Mixed Martial Arts or MMA was discovered In Ancient Greece there was a sport called pankration, which featured a combination of grappling and striking skills similar to those found in modern MMA. Pankration was formed by a combination of the already established wrestling and boxing traditions and, in Olympic terms, first featured in the 33rd Olympiad in 648 BC. All strikes and holds were allowed with the exception of biting and gouging, which were banned. The fighters, called pankratiasts, fought until someone could not continue or signaled submission by raising their index finger; there were no rounds.
In Modern days MMA become popular and Create funs all over the world, i will try to highlight some key features of MMA and most common Martial Arts used.
Muay Thai or kickboxing, along with boxing, are recognised as a foundation for striking in mixed martial arts, and are both widely practiced and taught. Although both may seem identical, each has different techniques. Muay Thai originated in Thailand, and is known as the "art of eight limbs", which refers to the use of the legs, knees, elbows and fists.One of the primary benefits of training in Muay Thai for MMA is its versatility. Techniques cover the long, middle and short range with everything from kicks to clinch holds and throws. Meanwhile, kickboxing is a group of stand-up combat martial arts based on kicking and punching. The modern style originated in Japan and is developed from Karate and Muay Thai. Different governing bodies apply different rules, such as allowing the use of elbows, knees, clinching or throws, etc
Brazilian jiu-jitsu (BJJ) came to international prominence in the martial arts community in the early 1990s, when BJJ expert Royce Gracie won the first, second and fourth Ultimate Fighting Championships, which at the time were single-elimination martial arts tournaments. It has since become a staple art and key component for many MMA fighters. BJJ are largely credited for bringing widespread attention to the importance of ground fighting. BJJ is primarily a ground-based fighting style that emphasizes joint locks and chokeholds, whereas jujutsu is a method of close combat that utilizes different forms of grappling techniques such as throws, holds and joint locks.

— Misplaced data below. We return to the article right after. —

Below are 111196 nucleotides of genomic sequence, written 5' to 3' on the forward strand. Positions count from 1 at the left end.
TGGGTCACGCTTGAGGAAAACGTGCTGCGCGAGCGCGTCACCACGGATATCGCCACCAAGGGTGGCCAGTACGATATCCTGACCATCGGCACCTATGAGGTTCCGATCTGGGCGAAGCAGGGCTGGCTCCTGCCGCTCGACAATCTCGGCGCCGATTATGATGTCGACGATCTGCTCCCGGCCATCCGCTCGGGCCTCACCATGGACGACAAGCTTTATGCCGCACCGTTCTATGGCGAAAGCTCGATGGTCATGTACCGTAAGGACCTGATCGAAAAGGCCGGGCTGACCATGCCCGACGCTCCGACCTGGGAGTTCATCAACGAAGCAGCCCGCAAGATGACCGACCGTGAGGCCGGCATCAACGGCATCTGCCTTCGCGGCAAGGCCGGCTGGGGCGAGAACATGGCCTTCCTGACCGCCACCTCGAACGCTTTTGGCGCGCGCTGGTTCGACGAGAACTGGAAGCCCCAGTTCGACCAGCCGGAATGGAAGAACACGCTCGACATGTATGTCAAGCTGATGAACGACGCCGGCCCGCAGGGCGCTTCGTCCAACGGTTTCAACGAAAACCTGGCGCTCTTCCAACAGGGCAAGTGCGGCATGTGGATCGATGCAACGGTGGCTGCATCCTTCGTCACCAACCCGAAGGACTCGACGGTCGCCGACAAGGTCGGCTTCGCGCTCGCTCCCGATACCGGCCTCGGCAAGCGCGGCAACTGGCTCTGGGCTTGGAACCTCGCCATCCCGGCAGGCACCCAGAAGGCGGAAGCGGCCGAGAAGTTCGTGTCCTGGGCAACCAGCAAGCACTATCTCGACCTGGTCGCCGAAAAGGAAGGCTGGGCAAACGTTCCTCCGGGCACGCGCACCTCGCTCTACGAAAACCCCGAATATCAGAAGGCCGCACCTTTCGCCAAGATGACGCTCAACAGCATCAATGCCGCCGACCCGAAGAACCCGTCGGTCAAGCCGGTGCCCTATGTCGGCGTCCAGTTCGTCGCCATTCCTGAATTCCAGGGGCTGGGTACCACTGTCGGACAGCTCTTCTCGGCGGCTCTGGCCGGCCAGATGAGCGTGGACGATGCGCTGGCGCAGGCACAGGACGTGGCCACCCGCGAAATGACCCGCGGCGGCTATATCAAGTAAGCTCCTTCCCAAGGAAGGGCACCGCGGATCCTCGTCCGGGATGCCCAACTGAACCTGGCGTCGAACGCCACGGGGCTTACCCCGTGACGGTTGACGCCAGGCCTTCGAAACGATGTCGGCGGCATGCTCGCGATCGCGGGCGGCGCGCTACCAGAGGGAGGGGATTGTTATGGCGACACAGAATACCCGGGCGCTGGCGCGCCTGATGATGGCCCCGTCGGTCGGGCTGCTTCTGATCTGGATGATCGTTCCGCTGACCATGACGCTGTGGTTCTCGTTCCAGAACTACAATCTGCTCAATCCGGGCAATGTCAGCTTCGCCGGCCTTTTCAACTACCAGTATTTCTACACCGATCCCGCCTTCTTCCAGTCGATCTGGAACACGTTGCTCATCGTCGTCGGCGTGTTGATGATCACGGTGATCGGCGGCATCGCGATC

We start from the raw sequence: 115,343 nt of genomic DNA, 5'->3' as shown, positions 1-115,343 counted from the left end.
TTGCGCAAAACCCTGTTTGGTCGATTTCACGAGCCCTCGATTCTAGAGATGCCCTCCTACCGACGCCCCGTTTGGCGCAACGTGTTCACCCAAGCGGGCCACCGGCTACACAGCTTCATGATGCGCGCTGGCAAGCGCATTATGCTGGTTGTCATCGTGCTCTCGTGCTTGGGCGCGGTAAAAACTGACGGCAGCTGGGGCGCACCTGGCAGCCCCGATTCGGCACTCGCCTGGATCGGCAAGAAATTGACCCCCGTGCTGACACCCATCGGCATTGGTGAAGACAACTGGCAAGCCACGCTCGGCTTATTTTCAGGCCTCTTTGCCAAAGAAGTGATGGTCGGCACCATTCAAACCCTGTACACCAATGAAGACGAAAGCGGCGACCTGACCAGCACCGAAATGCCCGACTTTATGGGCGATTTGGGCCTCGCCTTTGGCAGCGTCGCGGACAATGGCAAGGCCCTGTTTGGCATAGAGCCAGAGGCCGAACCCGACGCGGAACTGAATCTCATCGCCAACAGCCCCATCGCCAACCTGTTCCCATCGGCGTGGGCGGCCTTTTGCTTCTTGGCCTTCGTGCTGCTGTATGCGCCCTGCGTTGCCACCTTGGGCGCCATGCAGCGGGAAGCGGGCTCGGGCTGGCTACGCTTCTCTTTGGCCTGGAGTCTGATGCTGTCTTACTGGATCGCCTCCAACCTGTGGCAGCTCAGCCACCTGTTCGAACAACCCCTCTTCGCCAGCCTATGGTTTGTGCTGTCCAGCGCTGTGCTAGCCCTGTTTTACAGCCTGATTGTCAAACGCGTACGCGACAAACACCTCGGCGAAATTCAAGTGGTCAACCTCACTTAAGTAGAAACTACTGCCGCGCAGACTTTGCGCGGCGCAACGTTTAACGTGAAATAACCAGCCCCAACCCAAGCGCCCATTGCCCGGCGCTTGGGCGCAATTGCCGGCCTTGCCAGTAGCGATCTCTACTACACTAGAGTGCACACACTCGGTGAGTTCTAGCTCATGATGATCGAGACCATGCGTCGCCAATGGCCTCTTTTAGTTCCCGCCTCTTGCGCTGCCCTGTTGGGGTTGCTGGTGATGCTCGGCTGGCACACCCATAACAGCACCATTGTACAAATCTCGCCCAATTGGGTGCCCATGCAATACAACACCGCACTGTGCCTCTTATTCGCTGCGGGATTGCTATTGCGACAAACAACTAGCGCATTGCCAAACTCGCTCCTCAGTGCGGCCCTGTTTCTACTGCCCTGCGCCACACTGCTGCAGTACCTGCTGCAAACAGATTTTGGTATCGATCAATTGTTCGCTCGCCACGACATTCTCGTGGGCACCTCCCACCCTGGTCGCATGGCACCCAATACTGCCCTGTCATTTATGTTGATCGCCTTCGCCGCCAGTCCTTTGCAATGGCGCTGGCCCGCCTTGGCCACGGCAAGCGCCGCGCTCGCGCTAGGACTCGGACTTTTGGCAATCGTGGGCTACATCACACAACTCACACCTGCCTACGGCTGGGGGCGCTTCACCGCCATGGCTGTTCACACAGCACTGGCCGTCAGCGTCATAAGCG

Its most prominent feature is its competitive element, where the objective is to either throw or takedown an opponent to the ground, immobilize or otherwise subdue an opponent with a pin, or force an opponent to submit with a joint lock or a choke.
Wrestling (including freestyle, Greco-Roman, and American folkstyle) gained tremendous respect due to its effectiveness in mixed martial arts competitions. It is widely studied by mixed martial artists and credited for conferring an emphasis on conditioning for explosive movement and stamina, both of which are critical in competitive mixed martial arts. It is known for excellent takedowns, particularly against the legs.
Sambo allows punches, kicks, elbows, knees, headbutts and groin strikes.
MMA fighters use various strategies in the Cage i will address some of them below.
Ground-and-pound is a strategy consisting of taking an opponent to the ground using a takedown or throw, obtaining a top, or dominant grappling position, and then striking the opponent, primarily with fists, hammerfists, and elbows. Ground-and-pound is also used as a precursor to attempting submission holds.
The style is used by fighters well-versed in submission defense and skilled at takedowns. They take the fight to the ground, maintain a grappling position, and strike until their opponent submits or is knocked out. Although not a traditional style of striking, the effectiveness and reliability of ground-and-pound has made it a popular tactic.